I taught my Pragmatic Project Management workshop in Israel last week. I was talking about defect charts and what they mean and how I use them. (No, I don't include priority or severity data on defect charts; just # opened and closed by week and # remaining open each week.
One of the participants explained that he also tracks # Fixed Private Defects. What are those? Fixed defects in a developer's sandbox, not checked into the mainline. Why are they not checked into the mainline? Because the organization does staged integration of several highly complex sub-projects, each of which has interdependencies with the other. And the build takes over a day.
This participant's defect data is not about defects. This data is about the cost of the build and possibly the product's architecture. When you can't build the whole product every day (this organization builds a couple of times a week), you create a bottleneck of fixes waiting to be integrated into the build. You slow down development–dramatically at the end of a project, badly enough during the project–to keep the build going.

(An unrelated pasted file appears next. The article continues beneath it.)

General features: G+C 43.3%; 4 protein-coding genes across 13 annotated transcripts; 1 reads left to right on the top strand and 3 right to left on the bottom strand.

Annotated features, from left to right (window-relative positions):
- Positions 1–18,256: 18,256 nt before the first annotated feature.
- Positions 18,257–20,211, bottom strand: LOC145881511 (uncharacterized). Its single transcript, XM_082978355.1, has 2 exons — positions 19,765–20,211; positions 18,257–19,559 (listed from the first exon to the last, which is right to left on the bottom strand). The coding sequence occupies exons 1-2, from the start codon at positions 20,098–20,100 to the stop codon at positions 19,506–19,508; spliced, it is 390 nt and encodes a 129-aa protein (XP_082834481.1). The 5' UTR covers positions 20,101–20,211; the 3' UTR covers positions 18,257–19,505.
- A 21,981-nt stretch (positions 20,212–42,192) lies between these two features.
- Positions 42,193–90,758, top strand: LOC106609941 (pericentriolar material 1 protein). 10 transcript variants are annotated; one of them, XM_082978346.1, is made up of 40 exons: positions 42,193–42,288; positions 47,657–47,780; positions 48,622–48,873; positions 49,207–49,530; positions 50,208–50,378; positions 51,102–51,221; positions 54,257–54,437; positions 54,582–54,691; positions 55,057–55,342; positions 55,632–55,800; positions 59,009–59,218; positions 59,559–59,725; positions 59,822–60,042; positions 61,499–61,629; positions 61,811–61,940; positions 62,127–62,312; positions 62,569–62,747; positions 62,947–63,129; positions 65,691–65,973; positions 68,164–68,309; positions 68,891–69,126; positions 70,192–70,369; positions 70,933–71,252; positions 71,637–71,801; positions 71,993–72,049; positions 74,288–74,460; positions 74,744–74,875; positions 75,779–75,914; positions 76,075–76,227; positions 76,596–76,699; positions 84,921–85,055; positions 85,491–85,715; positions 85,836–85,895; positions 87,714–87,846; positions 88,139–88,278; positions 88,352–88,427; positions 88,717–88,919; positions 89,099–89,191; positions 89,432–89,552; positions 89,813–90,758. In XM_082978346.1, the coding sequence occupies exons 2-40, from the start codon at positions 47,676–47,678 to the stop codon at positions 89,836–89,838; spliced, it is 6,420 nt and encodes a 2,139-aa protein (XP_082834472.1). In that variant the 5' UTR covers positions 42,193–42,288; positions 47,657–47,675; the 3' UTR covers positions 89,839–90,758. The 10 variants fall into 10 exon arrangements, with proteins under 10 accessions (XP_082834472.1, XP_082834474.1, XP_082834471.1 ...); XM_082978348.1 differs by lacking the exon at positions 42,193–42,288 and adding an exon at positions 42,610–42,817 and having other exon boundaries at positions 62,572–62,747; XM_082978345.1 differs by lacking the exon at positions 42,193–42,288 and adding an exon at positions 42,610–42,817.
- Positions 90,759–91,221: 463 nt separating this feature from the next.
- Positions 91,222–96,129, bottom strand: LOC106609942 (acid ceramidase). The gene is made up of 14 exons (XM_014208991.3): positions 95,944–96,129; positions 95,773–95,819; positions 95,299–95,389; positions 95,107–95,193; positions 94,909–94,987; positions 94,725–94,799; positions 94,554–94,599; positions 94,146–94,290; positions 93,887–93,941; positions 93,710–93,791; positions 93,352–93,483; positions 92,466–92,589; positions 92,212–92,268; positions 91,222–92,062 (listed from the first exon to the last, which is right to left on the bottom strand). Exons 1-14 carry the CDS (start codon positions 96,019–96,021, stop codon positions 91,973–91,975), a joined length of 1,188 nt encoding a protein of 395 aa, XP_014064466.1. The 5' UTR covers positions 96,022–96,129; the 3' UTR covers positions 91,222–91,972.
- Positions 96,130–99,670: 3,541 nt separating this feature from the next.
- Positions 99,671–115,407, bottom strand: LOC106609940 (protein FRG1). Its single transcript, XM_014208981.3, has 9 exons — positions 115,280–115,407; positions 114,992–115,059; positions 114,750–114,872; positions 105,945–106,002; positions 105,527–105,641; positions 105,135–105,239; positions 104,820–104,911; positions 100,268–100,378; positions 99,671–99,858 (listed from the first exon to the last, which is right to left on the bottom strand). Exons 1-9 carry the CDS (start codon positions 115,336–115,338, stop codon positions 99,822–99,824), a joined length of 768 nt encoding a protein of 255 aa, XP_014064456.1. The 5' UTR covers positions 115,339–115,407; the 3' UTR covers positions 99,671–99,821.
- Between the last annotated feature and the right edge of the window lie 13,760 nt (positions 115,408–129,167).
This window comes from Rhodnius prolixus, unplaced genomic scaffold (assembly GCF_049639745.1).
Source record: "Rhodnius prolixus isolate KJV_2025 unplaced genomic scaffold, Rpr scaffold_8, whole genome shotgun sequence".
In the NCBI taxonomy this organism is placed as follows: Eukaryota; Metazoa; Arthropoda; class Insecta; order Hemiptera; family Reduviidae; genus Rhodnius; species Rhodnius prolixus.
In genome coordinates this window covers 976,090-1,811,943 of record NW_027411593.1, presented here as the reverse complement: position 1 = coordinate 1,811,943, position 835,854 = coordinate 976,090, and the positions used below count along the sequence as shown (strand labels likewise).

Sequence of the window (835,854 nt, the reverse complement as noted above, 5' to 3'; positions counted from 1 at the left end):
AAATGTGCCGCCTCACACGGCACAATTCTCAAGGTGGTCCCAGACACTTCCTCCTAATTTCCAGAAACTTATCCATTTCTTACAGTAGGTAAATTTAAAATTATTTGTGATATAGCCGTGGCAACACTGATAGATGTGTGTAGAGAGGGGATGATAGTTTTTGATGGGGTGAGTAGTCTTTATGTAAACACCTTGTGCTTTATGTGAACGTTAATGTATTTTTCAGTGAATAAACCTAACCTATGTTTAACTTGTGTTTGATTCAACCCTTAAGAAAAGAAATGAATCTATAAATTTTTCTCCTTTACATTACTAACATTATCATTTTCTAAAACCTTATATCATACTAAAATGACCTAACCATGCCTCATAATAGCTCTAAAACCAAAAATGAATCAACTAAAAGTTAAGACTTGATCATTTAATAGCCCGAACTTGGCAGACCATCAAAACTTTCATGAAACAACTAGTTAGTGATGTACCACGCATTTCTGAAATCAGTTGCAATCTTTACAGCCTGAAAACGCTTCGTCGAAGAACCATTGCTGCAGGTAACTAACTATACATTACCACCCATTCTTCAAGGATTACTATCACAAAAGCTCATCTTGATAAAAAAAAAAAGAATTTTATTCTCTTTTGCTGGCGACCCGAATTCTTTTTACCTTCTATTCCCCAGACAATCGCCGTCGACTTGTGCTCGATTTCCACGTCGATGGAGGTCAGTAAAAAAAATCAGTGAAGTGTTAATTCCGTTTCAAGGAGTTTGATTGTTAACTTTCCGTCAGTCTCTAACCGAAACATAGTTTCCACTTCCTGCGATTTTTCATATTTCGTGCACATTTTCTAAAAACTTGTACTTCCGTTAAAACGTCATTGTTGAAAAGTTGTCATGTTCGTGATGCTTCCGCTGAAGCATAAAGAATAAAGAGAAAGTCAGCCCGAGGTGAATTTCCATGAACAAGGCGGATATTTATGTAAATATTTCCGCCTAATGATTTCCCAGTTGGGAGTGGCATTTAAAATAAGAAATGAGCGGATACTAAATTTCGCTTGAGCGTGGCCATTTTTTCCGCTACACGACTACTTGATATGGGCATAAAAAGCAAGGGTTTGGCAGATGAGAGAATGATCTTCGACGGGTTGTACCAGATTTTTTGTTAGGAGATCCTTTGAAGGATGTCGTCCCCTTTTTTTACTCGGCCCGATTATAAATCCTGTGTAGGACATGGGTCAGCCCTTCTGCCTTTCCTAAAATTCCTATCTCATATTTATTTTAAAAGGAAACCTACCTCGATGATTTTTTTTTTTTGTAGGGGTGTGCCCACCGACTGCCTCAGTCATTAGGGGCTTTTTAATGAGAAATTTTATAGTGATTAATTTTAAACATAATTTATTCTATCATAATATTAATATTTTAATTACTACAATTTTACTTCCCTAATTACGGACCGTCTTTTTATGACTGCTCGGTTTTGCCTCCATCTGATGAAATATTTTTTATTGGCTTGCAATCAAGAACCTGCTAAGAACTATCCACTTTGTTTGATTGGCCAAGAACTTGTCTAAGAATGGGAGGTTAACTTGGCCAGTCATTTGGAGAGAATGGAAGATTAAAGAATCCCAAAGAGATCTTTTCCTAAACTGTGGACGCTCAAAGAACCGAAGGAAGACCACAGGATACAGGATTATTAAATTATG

Let's run a few numbers and see what it costs them to continue staged integration. Let's assume it costs just one person-day to create a fix. (That's optimistic, but not unrealistic.) Now, assume that for three months of a project, they have a weekly average of 50 “private-fixes” waiting to be integrated. (I'm assuming the 50 here, I have no data. But I think it's not far off reality.)
To keep staged integration going, they spend 50 person-days every week for 12 weeks. (Remember, this is a large project, really a program.) That's 600 person-days. I wonder if they could spend 600 person-days and fix the build so that they could build every day, without the need for staged integration. I don't know, but I suspect they could. </>
Watch for what your data is telling you. You might think you're measuring one thing, but you're really measuring something else. In this case, the defect data is not about defects; it's about the cost of an inadequate build system. What else are your defects telling you about your system?
Labels: measurement, project management